The whole Bible is a love story. It begins with God, and God is love. Before anything else existed, love flowed between the Father, the Son, and the Holy Spirit. Jesus says to the Father, “You loved me before the foundation of the world” (John 17:24). I still remember when...
[Christ comes] to be glorified in His holy people…This includes you, because you believed… (2 Thessalonians 1:10, NIV)
The Bible tells us that we will be glorified in Christ, but it’s important to know also that Christ will be glorified in us. We see this idea above, and find the same statement again when Paul prays that “the name of our Lord Jesus may be glorified in you” (1:12, NIV).
What does that mean? How is it possible for Jesus Christ to be glorified in us?
Three Ways Christ Will Be Glorified in His People
The apostle John was given a marvelous vision of what is to come, recorded for us in the book of Revelation. John saw God’s people in the presence of Jesus, and he wrote down what was most striking to him. In his words, we learn how Christ will be glorified in his people:
1. By the vast number of the redeemed
I looked and there before me was a great multitude that no one could count from every nation, tribe, people and language. (Revelation 7:9, NIV)
The first thing John writes about is the sheer number of these people. Christ has redeemed people from every corner of the planet. They have been drawn from every generation of history. John is given a glimpse of the day of their gathering, and he says nobody could possibly count them!
This brings great glory to Christ. Isaiah speaks about how, on the last day, Christ will see the fruit that came from all his suffering, and he will be satisfied (Isaiah 53:11)—not disappointed, satisfied.
I’d been a pastor for two years when I received a letter inviting me to speak at “The Greater Clacton Convention for the Deepening of Spiritual Life.” The letter sounded very grand. I showed it to Karen and said, “This sounds like something! I think we should go.”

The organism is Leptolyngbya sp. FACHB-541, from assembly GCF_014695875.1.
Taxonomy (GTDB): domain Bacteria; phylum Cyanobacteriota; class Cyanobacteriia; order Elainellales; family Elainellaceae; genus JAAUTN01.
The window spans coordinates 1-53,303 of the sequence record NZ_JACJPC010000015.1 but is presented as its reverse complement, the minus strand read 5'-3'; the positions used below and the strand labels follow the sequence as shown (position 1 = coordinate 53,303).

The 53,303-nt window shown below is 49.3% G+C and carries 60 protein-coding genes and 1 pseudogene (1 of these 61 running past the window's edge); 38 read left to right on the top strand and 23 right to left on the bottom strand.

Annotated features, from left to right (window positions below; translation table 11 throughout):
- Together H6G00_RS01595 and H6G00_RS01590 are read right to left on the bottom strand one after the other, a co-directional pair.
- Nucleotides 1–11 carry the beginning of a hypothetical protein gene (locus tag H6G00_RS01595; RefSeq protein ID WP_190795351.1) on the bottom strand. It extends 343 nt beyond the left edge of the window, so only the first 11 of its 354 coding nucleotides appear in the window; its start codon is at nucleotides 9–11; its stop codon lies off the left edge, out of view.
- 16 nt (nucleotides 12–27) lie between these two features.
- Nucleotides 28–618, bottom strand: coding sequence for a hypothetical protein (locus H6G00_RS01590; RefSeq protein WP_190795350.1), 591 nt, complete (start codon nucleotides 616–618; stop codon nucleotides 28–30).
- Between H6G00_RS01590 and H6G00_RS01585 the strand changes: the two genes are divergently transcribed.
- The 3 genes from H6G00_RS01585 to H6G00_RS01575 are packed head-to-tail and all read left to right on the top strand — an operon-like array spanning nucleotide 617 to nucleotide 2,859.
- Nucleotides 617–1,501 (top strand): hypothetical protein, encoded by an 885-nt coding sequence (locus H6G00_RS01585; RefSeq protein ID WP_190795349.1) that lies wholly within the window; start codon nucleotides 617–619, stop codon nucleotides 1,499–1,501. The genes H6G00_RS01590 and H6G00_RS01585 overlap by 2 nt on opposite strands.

We drove 100 miles and arrived at a rather grand looking church in the town of Clacton. It was closed. So we drove up and down the street, until we spotted a narrow lane going off the main street. At the end of the lane was a little wooden hut, and on the door of the hut was a sign that said, “The Greater Clacton Convention for the Deepening of Spiritual Life.”
We went inside, and including the two of us, we found a grand total of five people. My wife reminds me of this story often, and says it’s for the purpose of promoting humility!
We’ve all been at events when only a few people showed up. We say, “Is this it?” On the authority of the Word of God, no one will be saying “Is this it?” in the presence of Jesus. This will be larger than any gathering we have ever seen or imagined, and every person there will have been redeemed by the precious blood of Jesus Christ.
2. By the unique difficulties his people have endured
These [people] have come out of great tribulation. (Revelation 7:14, NIV)
Christ is glorified by the unique trouble his people have endured. It’s a vast company, but let’s move a little closer:
- Here is someone who has struggled with depression all her life, but not now. There is a light and joy in her face that she never knew a single day of her life in this world.